I finally found James Grieve beneath a holly bush in the cemetery. At least I think the bare stone plinth marks the spot where he was buried but dense prickles prevented me from burrowing too deep. I left the graveyard with a new curiosity about the man who made such a mark in life. Why has his headstone disappeared?
The gravestone is a symbolic resting place when you are on the biographical trail. But of course the story rarely stops there. I remember the sense of satisfaction when Ray and I found the grave of Comptom MacKenzie in a sheltered corner of Barra – a surprisingly modest stone for such a flamboyant man. In another seaside cemetery much further down the west coast, I was oddly moved to find Agnes McDouall’s name on a stone covered in moss – this was the woman whose love of gardening inspired her sons to create the sub-tropical fantasy that is now Logan Botanic Garden.
In the case of James Grieve an unmarked grave seems to add an intriguing layer of mystery to the man who gave his name to an apple more than 100 years ago. His face is in the National Portrait Gallery, his name is on a plaque outside his birthplace in Peebles, James Grieve apple trees still grow in old private gardens and some new community orchards. So why is his grave unmarked?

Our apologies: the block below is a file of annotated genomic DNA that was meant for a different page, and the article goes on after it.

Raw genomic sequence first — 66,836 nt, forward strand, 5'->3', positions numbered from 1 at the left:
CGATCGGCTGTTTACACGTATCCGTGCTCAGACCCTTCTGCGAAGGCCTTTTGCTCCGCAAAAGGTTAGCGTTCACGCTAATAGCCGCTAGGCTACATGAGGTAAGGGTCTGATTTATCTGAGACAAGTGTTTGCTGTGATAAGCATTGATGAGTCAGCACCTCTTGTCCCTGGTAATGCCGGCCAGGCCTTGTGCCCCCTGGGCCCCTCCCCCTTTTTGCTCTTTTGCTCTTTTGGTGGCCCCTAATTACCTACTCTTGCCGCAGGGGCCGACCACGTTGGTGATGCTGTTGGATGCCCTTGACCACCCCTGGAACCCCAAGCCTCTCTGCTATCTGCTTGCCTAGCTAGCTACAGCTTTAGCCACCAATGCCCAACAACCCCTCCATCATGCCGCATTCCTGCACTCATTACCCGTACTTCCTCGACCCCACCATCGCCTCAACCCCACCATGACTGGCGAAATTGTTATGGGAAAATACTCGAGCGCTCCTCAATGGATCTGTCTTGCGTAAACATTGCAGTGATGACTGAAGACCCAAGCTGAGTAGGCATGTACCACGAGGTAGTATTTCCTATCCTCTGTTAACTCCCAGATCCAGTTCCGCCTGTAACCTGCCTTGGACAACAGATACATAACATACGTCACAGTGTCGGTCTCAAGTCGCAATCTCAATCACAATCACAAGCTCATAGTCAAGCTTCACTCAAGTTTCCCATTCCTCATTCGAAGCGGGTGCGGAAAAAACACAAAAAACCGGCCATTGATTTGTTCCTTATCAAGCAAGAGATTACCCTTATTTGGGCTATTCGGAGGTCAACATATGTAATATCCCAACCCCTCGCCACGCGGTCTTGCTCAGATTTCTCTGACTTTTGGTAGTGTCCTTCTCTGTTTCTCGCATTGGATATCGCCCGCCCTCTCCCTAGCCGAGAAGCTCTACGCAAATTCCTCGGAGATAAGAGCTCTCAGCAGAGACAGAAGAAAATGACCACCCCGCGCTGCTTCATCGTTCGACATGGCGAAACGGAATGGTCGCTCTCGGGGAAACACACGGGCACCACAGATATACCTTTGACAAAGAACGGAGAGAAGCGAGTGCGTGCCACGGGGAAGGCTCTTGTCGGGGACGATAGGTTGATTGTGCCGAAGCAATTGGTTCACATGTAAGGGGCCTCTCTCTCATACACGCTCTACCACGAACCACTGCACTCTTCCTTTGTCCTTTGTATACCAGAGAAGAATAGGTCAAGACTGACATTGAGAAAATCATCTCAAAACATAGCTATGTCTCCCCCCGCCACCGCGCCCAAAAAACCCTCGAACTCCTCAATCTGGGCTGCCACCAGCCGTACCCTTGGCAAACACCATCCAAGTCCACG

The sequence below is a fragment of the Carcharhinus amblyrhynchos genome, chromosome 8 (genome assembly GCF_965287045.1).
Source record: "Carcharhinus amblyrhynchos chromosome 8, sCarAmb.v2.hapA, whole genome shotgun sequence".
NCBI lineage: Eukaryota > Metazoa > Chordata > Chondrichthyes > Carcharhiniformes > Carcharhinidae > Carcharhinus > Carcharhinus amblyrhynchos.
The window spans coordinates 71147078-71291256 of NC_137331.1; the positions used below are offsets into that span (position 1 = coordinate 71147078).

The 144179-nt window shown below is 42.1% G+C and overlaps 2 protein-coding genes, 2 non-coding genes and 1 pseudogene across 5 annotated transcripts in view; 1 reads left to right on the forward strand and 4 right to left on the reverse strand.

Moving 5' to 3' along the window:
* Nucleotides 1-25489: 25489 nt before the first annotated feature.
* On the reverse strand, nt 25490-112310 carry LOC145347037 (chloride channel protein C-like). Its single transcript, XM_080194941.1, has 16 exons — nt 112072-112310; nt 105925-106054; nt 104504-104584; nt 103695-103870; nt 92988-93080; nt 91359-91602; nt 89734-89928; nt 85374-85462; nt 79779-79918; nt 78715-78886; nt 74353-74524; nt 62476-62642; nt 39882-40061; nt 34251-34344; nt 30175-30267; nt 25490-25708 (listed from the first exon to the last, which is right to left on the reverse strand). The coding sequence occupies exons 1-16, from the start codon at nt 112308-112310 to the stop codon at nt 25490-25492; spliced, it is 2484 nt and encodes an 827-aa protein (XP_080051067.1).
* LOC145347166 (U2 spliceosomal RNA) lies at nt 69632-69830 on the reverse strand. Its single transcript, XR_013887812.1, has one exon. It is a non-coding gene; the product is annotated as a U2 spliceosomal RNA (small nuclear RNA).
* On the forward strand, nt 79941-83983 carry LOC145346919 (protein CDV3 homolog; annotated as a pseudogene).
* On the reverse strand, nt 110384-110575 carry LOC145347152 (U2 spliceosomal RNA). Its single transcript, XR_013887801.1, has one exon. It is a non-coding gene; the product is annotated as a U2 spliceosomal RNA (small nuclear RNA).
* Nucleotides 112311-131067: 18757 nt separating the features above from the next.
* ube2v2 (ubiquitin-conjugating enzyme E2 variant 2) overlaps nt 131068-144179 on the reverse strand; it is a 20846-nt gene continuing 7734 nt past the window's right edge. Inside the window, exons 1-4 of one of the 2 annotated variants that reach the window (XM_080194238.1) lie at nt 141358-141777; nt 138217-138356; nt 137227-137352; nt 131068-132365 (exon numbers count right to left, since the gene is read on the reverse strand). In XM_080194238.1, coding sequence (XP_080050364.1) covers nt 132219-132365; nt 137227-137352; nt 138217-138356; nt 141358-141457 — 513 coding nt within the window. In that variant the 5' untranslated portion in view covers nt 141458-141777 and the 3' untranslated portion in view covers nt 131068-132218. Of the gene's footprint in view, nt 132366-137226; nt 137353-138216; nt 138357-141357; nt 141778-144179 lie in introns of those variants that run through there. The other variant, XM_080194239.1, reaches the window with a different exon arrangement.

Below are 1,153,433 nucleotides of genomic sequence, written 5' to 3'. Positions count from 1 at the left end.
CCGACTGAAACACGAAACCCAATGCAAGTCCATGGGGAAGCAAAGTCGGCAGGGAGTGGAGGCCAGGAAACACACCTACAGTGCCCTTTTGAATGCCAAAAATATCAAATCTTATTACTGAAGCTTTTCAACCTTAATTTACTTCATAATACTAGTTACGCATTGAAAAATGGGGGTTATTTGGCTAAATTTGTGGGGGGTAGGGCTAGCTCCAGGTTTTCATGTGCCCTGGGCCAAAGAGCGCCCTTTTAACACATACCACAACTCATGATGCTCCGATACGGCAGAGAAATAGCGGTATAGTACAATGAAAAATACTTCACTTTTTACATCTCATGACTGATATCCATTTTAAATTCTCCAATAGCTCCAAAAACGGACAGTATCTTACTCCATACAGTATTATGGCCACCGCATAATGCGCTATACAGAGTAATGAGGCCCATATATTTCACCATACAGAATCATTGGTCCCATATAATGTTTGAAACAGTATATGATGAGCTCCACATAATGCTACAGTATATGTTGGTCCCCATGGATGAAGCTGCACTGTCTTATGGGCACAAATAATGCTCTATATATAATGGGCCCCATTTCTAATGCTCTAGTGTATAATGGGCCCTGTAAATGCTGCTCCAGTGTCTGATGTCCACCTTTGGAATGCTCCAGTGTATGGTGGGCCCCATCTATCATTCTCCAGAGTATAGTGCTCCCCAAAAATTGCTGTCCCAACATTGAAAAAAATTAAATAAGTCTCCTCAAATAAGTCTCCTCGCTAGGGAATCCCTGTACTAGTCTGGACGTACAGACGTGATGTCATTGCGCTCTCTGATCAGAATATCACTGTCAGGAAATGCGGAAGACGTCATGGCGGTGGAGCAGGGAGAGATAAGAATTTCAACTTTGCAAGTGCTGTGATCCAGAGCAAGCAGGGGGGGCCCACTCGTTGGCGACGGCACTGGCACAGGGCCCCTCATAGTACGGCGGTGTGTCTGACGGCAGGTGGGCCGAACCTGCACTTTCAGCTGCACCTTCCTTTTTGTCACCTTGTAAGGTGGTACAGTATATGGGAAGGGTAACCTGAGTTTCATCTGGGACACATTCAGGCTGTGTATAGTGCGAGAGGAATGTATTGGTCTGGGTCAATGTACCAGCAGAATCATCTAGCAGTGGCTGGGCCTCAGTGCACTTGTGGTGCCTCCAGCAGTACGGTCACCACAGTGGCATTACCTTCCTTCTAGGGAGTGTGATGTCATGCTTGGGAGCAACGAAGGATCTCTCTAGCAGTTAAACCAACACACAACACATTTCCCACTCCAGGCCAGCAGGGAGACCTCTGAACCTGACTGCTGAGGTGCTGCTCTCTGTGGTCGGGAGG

The reason for my search was a request from John Dickie of Broughton History Society to write a short biography for the latest newsletter. Kate Love, a member of the society, had rightly thought it would be interesting to feature the once celebrated nurseryman man who lived and worked in the area between 1859 and 1924.
So that’s why I was wandering round Rosebank Cemetery, mobile phone in hand. Apart from anything else it was a wonderful excuse to explore a space where the robust character of Leith is carved in stone (ship masters and wine merchants, candle makers and brass founders, along with their less publicly celebrated wives, mothers, sisters and daughters. In the good old days, women were best defined by their relationships to men.)
Luckily I was in no hurry; it’s not always easy to find a grave in a graveyard. And the plots on the ground were not quite as neat and orderly as they looked on the map provided by the very helpful man at Mortonhall Crematorium. I got there in the end and the story will appear in the next Broughton History Newsletter. But I feel it might be just the first episode, there could be more to come. If nothing else perhaps one day we could make it easier to find James Grieve by planting an apple tree beside that holly bush.
No, neither an apple tree nor a holly bush just a terrific old tree near the Pilrig Street entrance to the cemetery. A Camperdown elm maybe?